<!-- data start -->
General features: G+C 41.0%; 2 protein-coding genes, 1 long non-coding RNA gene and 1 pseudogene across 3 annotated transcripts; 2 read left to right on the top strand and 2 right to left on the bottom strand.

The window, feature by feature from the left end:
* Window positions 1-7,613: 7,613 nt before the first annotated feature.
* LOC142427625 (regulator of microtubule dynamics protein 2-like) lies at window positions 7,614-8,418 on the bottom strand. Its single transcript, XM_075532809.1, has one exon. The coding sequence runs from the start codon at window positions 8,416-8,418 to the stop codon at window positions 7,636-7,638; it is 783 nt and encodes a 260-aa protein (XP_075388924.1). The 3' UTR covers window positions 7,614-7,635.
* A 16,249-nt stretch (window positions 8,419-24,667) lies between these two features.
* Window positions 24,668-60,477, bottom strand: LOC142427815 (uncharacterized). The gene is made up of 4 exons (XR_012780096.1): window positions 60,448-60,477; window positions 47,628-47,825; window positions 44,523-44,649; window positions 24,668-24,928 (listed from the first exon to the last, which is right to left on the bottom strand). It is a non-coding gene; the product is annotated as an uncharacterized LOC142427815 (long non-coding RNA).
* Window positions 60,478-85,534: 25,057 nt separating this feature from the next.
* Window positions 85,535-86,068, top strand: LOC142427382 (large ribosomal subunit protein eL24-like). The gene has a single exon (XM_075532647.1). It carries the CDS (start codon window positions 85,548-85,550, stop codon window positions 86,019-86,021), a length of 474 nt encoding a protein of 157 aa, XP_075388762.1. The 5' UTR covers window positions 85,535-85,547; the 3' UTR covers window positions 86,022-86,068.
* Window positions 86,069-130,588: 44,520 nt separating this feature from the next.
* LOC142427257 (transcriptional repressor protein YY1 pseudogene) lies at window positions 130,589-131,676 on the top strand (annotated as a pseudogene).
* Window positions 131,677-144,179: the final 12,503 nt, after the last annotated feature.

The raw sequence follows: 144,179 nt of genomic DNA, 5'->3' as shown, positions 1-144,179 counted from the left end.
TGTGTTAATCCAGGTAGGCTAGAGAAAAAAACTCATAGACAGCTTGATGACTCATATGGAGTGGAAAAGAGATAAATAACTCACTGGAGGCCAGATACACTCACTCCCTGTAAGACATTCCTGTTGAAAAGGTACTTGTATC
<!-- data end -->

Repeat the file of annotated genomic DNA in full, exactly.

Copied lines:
General features: G+C 41.0%; 2 protein-coding genes, 1 long non-coding RNA gene and 1 pseudogene across 3 annotated transcripts; 2 read left to right on the top strand and 2 right to left on the bottom strand.

The window, feature by feature from the left end:
* Window positions 1-7,613: 7,613 nt before the first annotated feature.
* LOC142427625 (regulator of microtubule dynamics protein 2-like) lies at window positions 7,614-8,418 on the bottom strand. Its single transcript, XM_075532809.1, has one exon. The coding sequence runs from the start codon at window positions 8,416-8,418 to the stop codon at window positions 7,636-7,638; it is 783 nt and encodes a 260-aa protein (XP_075388924.1). The 3' UTR covers window positions 7,614-7,635.
* A 16,249-nt stretch (window positions 8,419-24,667) lies between these two features.
* Window positions 24,668-60,477, bottom strand: LOC142427815 (uncharacterized). The gene is made up of 4 exons (XR_012780096.1): window positions 60,448-60,477; window positions 47,628-47,825; window positions 44,523-44,649; window positions 24,668-24,928 (listed from the first exon to the last, which is right to left on the bottom strand). It is a non-coding gene; the product is annotated as an uncharacterized LOC142427815 (long non-coding RNA).
* Window positions 60,478-85,534: 25,057 nt separating this feature from the next.
* Window positions 85,535-86,068, top strand: LOC142427382 (large ribosomal subunit protein eL24-like). The gene has a single exon (XM_075532647.1). It carries the CDS (start codon window positions 85,548-85,550, stop codon window positions 86,019-86,021), a length of 474 nt encoding a protein of 157 aa, XP_075388762.1. The 5' UTR covers window positions 85,535-85,547; the 3' UTR covers window positions 86,022-86,068.
* Window positions 86,069-130,588: 44,520 nt separating this feature from the next.
* LOC142427257 (transcriptional repressor protein YY1 pseudogene) lies at window positions 130,589-131,676 on the top strand (annotated as a pseudogene).
* Window positions 131,677-144,179: the final 12,503 nt, after the last annotated feature.

The raw sequence follows: 144,179 nt of genomic DNA, 5'->3' as shown, positions 1-144,179 counted from the left end.
TGTGTTAATCCAGGTAGGCTAGAGAAAAAAACTCATAGACAGCTTGATGACTCATATGGAGTGGAAAAGAGATAAATAACTCACTGGAGGCCAGATACACTCACTCCCTGTAAGACATTCCTGTTGAAAAGGTACTTGTATC